Ira Provost had firm creative control over his latest CD “Evermore.”
The Fort Macleod singer-songwriter wrote, performed and recorded all the songs himself in his home studio.
The 40-year-old Provost, who has been a working musician for about 25 years, was delighted with the finished product.
“It’s the best thing that I’ve done,” Provost said.
“Evermore” is a collection of Provost’s songs that are heavily influenced by family, daily life, politics and First Nations history.
Provost worked 12 years as native education program co-ordinator for Lethbridge School Division before deciding to continue his own education.
At present Provost is close to his degree in Native American studies at the University of Lethbridge, with plans to earn his masters and do some graduate work in the same area.
Provost has long range plans to work in education on his home Piikani Nation.
“We always want to go back and try and contribute something to making the place better,” Provost said.
With the support of his wife Ruth and their daughter Aryelle, 13, Provost finds time in his busy life to write and record his songs.
“I’m going to be writing and playing music until the day I die,” Provost said. “It’s just a part of me.”
As a young boy, Provost listened to the music played by his father, a fan of 1950s rockers such as Elvis Presley, Roy Orbison and Buddy Holly.
“That rubbed off on me big time,” Provost said with a laugh.
One of the songs on the new CD, “When Buddy Sang,” is about Provost’s father telling the story of those 1950s rockers to his granddaughter Aryelle.
Provost has at the university level studied the history of music all the way back to early minstrels.
“It just fascinated me. That’s my life. Anyone who knows me knows music is my thing. I’m always going to be creating music, I’m always going to be writing music. I’ve got this CD done and I’m already starting on the next one.”
While the music of Elvis Presley was Provost’s first love, his own music tends to be folk and experimental. He also counts “good Canadian artists” such as Blue Rodeo and Neil Young as influences.
Provost has been working on some of the songs for “Evermore” for several years. “True North Strong” won a prize in the 2009-’10 South Country Fair songwriting competition.
Some of the songs on the new CD are about family, some are based on observations about daily life and some are political in nature, but all have a message.
“Believing You,” for example, touches on the cancelled police college project in Fort Macleod. Work had already started on the $122-million project in 2012 when it was suddenly cancelled by Premier Alison Redford.
“I was upset about the college not being here — big time,” Provost said. “I equate it to historical accounts of how government is just not fair, is just not right.”
Other songs have anti-racism messages, touch on historic inaccuracies related to First Nations people.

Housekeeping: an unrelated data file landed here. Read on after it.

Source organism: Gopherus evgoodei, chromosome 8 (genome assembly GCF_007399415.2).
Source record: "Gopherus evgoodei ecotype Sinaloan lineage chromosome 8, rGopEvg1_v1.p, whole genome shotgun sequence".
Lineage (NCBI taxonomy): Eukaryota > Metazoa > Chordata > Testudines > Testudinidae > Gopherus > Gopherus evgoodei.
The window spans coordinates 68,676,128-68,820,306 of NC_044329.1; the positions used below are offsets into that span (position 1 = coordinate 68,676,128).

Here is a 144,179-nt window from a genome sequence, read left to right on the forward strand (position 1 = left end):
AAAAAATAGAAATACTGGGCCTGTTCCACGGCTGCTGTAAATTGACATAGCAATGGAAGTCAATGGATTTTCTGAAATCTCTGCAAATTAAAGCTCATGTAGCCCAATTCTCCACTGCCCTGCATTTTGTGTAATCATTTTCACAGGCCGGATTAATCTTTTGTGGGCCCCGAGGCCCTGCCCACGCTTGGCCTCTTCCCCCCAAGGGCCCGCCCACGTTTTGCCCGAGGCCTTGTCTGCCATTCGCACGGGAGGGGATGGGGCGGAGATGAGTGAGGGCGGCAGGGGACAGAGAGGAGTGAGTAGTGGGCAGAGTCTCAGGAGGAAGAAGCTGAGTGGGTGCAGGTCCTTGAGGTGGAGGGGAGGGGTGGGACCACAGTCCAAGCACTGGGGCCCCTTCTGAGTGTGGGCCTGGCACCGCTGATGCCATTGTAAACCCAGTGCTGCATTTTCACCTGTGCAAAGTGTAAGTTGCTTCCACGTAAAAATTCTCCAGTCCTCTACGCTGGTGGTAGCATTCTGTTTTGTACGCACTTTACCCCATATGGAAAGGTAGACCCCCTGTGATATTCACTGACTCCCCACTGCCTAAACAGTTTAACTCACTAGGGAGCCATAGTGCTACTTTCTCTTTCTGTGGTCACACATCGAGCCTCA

“Trail’s End” touches on a popular silhouette image of a warrior on horseback that is often interpreted to be a man defeated, sad or broken. Provost wrote of a man standing tall as he returns home to his family.
“There’s those kind of messages I want to weave in with music.”
Provost took a different approach to recording “Evermore” than he did his first CD “Blackfoot Sky” in 2008.
“‘Blackfoot Sky’ was fine. The songs will always be precious babies to me,” Provost said. “But I said I really want to do this one by myself.”
Provost bought a Macintosh computer and the latest recording software and by the time he started recording in his home studio was well-versed in how to use the equipment. He was able to rent any other equipment he needed from a company in Lethbridge.
Having the studio in his home allowed Provost the luxury of recording when the creative mood was upon him.
“I know that pressure of being in the studio and the clock is ticking. I hate that. I hate it, especially when it’s my money.”
Provost took about a year to record “Evermore,” performing all of the vocals and instrumentation on his own, except for some harmony provided by Michele Goertzen of Coalhurst.
Provost admits it would be ideal to record in a professional studio, but he can’t afford the thousands of dollars it would require.
“I’m realistic. I know that won’t happen tomorrow so this is the best I could come up with and the best that I’ve done. I couldn’t have done it any better.”
Provost is using his song “Piikani House” as a fund-raiser for the Mary Ann McDougall Memorial Seniors Centre on the Piikani Nation.
Provost first sought approval for the song and using it as a fund-raiser and was intimidated at the thought of performing “Piikani House” before an audience of elders.
“I approached them, and they loved it. They loved the song,” Provost said with a laugh. “It was so affirming. To show a creative idea to anyone, let alone a community group of your elders, that’s a tough crowd.”
“Evermore” is available at The Macleod Gazette, on iTunes and amazon.com and at the Blackfoot Art Gallery and Gift Shop in Lethbridge.